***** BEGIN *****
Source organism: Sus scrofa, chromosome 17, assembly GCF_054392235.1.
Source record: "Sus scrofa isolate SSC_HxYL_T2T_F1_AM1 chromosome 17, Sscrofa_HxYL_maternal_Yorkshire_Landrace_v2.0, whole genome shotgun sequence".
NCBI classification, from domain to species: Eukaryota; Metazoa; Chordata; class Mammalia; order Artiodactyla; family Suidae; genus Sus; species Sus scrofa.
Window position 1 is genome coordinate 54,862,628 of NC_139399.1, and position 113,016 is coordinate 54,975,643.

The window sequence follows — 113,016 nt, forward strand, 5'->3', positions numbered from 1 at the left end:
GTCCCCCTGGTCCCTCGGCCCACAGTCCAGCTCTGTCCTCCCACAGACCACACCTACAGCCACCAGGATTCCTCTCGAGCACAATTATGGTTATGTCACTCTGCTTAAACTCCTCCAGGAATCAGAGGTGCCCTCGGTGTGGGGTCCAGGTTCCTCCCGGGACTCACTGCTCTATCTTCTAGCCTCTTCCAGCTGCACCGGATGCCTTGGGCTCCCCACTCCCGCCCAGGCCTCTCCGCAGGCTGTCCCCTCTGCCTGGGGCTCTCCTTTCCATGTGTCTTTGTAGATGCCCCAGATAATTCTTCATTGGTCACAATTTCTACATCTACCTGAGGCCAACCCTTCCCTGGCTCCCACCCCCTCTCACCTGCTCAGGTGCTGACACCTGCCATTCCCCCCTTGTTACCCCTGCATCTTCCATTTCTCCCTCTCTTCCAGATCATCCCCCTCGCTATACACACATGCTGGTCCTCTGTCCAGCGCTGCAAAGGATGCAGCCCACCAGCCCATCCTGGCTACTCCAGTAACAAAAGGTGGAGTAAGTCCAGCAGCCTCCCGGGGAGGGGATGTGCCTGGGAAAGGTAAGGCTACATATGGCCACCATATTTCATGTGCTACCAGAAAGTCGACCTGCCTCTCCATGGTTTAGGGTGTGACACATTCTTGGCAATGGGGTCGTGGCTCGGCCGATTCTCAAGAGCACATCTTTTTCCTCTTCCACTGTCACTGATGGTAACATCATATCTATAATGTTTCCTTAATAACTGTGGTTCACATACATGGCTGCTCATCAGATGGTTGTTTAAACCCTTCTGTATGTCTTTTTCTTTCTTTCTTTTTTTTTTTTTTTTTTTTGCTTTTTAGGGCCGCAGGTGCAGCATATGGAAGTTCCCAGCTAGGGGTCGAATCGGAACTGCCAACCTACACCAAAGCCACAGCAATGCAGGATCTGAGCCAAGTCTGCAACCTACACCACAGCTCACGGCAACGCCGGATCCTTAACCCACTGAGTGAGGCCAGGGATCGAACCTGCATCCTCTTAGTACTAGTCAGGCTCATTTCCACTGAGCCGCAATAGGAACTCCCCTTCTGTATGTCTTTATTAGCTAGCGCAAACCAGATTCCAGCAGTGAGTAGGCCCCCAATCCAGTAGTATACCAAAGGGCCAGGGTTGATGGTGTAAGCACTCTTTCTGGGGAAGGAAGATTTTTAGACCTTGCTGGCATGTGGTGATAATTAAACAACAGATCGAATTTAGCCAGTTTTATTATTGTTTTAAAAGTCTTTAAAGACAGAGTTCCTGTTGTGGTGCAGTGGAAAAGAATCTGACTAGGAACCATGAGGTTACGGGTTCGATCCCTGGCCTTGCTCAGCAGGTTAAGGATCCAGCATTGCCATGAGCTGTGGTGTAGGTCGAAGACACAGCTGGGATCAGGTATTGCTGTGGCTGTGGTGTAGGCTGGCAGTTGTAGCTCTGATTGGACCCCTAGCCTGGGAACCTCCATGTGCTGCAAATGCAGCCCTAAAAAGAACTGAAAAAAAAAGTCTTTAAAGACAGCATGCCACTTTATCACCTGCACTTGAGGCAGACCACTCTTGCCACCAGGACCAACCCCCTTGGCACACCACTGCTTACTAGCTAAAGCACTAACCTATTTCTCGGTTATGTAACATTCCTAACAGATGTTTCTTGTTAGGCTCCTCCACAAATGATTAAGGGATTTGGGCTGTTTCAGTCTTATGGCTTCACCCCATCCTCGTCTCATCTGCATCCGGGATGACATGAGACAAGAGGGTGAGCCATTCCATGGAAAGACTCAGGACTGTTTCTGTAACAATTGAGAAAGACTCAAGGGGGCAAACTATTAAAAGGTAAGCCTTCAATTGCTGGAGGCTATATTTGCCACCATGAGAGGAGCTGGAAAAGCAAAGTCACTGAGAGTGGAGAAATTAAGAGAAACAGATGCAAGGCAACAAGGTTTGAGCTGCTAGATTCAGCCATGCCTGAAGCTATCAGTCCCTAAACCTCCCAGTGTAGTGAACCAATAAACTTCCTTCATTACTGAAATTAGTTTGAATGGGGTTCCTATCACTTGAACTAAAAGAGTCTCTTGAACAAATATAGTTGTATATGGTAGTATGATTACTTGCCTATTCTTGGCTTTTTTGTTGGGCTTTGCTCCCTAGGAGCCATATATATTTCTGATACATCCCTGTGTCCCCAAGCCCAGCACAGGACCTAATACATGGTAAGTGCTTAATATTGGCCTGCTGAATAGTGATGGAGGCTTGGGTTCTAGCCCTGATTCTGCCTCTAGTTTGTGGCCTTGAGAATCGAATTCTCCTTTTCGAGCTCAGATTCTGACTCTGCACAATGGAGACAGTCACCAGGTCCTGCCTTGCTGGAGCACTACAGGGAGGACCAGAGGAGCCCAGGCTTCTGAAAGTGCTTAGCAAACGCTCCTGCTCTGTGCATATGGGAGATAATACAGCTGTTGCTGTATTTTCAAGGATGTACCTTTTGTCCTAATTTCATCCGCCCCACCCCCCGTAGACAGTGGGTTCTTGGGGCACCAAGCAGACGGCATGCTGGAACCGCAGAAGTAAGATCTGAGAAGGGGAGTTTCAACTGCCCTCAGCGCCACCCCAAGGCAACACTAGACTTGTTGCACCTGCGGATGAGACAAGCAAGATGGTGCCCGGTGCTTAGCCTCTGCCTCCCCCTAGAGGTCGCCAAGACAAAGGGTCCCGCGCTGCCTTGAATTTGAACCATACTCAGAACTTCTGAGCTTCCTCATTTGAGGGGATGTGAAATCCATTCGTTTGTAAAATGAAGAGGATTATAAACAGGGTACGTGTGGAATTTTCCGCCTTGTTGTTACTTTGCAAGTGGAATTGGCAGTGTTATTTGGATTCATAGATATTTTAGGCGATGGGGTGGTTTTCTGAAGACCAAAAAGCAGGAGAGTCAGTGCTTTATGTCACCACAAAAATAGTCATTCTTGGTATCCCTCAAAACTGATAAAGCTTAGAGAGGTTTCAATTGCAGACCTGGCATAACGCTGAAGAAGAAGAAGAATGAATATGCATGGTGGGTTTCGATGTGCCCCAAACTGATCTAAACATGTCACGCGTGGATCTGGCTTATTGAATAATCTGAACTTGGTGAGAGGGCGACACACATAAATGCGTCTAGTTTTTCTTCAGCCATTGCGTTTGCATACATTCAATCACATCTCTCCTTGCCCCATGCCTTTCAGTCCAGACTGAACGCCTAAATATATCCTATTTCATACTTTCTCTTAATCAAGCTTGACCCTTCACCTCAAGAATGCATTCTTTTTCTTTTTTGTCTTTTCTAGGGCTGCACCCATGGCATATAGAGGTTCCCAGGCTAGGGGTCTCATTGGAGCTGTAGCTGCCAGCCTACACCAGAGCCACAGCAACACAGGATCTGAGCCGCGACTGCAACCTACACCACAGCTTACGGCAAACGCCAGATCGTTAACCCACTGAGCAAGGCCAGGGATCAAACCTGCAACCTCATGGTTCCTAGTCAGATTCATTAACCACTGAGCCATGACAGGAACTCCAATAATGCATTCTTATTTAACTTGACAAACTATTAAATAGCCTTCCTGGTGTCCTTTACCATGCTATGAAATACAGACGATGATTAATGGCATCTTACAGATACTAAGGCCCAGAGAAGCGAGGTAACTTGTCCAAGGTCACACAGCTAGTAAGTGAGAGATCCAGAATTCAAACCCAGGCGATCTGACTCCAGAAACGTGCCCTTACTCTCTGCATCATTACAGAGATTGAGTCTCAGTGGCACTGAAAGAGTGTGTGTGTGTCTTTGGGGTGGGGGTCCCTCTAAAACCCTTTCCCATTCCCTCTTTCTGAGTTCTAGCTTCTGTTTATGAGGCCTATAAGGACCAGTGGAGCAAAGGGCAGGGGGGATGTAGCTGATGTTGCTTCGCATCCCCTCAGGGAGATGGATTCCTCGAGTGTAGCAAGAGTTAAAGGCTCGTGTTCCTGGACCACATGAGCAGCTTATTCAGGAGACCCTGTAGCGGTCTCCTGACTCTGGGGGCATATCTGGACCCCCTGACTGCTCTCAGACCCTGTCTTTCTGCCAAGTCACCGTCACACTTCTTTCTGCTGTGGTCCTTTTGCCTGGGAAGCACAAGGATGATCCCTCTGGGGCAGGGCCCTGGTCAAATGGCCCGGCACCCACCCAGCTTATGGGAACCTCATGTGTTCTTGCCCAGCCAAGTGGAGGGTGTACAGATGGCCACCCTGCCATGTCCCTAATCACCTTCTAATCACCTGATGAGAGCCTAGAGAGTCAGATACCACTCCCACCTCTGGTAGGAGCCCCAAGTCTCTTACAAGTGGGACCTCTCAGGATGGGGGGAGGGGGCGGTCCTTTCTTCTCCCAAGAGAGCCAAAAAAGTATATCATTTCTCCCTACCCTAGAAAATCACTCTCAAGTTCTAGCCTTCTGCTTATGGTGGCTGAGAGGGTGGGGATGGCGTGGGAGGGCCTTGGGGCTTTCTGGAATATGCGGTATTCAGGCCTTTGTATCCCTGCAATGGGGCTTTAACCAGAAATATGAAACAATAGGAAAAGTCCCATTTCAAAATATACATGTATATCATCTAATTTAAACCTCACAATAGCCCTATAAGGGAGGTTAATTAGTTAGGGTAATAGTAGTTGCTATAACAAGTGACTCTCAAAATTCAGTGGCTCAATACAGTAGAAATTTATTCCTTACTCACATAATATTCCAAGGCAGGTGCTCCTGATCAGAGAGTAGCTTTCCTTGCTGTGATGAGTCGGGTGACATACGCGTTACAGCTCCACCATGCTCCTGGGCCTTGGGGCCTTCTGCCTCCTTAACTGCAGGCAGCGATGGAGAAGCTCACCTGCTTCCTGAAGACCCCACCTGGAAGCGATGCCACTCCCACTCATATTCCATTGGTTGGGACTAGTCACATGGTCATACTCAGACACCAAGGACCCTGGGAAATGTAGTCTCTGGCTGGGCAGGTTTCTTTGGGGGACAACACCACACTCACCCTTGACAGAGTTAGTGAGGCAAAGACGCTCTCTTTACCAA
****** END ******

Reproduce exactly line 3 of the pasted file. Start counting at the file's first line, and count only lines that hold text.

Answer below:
NCBI classification, from domain to species: Eukaryota; Metazoa; Chordata; class Mammalia; order Artiodactyla; family Suidae; genus Sus; species Sus scrofa.